Does that sound like spending your way out of a recession?  Too right wing a source for you?  Catarina Principle in Jacobin wrote:

…while Portugal is known for having a left-wing government, it is not meaningfully an “anti-austerity” administration. A rhetoric of limiting poverty has come to replace any call to resist the austerity policies being imposed at the European level. Portugal is thus less a test case for a new left politics than a demonstration of the limits of government action in breaking through the austerity consensus.

Or consider the NYT article itself:

The government raised public sector salaries, the minimum wage and pensions and even restored the amount of vacation days to prebailout levels over objections from creditors like Germany and the International Monetary Fund. Incentives to stimulate business included development subsidies, tax credits and funding for small and midsize companies. Mr. Costa made up for the givebacks with cuts in infrastructure and other spending, whittling the annual budget deficit to less than 1 percent of its gross domestic product, compared with 4.4 percent when he took office. The government is on track to achieve a surplus by 2020, a year ahead of schedule, ending a quarter-century of deficits.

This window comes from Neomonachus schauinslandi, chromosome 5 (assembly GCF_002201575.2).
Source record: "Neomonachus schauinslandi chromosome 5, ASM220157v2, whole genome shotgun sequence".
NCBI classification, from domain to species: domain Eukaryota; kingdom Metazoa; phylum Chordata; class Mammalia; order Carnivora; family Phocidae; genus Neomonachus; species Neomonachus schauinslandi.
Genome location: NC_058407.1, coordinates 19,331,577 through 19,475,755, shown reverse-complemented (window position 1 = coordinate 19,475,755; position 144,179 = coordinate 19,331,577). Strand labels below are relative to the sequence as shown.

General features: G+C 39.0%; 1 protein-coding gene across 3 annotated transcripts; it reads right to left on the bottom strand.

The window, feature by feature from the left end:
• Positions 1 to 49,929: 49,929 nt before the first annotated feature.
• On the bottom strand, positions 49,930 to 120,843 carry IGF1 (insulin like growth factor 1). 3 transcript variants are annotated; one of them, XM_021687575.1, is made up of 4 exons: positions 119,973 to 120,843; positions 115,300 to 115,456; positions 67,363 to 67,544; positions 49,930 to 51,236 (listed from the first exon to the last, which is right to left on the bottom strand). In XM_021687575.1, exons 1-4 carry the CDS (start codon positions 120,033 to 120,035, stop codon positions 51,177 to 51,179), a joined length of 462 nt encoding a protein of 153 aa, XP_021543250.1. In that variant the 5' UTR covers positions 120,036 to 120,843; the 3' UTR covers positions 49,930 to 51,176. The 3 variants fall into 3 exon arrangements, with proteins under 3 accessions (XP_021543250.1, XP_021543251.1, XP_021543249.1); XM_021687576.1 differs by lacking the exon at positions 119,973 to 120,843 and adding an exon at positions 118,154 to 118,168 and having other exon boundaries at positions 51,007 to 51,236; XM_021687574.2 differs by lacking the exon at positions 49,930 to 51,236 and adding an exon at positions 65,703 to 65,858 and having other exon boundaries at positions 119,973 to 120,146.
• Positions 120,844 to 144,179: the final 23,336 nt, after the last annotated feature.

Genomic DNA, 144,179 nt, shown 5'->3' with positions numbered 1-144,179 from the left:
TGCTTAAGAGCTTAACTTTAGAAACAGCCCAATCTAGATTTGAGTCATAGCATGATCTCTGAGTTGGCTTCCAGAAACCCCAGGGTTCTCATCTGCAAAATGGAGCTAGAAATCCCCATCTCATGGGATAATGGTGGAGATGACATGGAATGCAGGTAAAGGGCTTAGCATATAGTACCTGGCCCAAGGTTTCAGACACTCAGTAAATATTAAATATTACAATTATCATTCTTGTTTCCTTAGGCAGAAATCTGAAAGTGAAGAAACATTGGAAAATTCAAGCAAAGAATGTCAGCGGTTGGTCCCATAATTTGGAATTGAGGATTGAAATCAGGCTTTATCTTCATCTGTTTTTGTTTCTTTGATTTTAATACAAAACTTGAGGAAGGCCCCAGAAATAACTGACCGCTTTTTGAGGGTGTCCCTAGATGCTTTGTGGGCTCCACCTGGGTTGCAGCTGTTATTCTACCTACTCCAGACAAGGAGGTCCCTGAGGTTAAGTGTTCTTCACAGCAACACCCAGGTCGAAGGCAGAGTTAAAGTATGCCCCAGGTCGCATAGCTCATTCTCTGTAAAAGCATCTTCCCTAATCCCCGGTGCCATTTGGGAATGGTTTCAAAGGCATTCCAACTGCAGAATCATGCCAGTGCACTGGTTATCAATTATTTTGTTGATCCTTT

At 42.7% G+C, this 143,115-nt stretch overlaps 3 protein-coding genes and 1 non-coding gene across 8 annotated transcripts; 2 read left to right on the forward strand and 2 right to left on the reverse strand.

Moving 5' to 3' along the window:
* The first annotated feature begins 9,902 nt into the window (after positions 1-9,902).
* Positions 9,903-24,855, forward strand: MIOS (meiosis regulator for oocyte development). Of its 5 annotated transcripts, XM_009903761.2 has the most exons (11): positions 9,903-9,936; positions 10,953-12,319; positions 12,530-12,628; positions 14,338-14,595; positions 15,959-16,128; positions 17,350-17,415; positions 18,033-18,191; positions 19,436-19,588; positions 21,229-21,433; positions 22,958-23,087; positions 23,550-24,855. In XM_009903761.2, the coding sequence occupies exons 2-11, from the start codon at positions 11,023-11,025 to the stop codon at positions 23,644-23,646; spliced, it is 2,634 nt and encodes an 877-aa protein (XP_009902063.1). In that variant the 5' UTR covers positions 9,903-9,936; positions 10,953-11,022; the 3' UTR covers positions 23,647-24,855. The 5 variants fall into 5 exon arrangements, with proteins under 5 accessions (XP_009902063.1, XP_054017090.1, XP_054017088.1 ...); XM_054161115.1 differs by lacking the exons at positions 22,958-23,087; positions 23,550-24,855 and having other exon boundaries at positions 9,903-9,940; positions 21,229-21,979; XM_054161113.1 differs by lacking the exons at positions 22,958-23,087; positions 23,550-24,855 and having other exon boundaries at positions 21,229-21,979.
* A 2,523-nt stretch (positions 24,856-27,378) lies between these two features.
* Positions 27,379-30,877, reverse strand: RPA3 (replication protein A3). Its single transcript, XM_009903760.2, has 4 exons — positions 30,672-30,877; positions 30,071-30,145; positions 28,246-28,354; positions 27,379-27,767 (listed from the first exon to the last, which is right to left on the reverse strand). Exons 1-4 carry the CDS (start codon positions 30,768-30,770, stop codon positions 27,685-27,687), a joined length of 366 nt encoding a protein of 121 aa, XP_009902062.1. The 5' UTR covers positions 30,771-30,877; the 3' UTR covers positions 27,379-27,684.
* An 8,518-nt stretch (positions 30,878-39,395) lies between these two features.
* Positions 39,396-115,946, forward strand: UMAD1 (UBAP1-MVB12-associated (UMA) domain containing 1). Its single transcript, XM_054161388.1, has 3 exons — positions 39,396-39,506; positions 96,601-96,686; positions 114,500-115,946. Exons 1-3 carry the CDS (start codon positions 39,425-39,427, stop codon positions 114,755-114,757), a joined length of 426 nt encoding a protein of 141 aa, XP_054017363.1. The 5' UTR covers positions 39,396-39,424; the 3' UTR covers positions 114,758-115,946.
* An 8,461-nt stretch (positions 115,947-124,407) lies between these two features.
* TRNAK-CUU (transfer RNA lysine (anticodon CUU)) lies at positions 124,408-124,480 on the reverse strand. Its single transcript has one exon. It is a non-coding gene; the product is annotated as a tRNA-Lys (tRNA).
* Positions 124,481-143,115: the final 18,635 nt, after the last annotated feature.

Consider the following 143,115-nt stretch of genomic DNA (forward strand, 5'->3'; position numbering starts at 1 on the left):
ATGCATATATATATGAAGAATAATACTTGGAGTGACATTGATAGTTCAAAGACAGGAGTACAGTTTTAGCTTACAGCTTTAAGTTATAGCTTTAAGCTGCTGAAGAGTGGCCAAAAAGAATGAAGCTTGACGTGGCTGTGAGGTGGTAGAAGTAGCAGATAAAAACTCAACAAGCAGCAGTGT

This passage also did not completely sway me:

“The actual stimulus spending was very small,” said João Borges de Assunção, a professor at the Católica Lisbon School of Business and Economics. “But the country’s mind-set became completely different, and from an economic perspective, that’s more impactful than the actual change in policy.”

Does that merit the headline “Portugal Dared to Cast Aside Austerity”?  Or the tweets I have been seeing in my feed, none of which by the way are calling for better numbers in this article?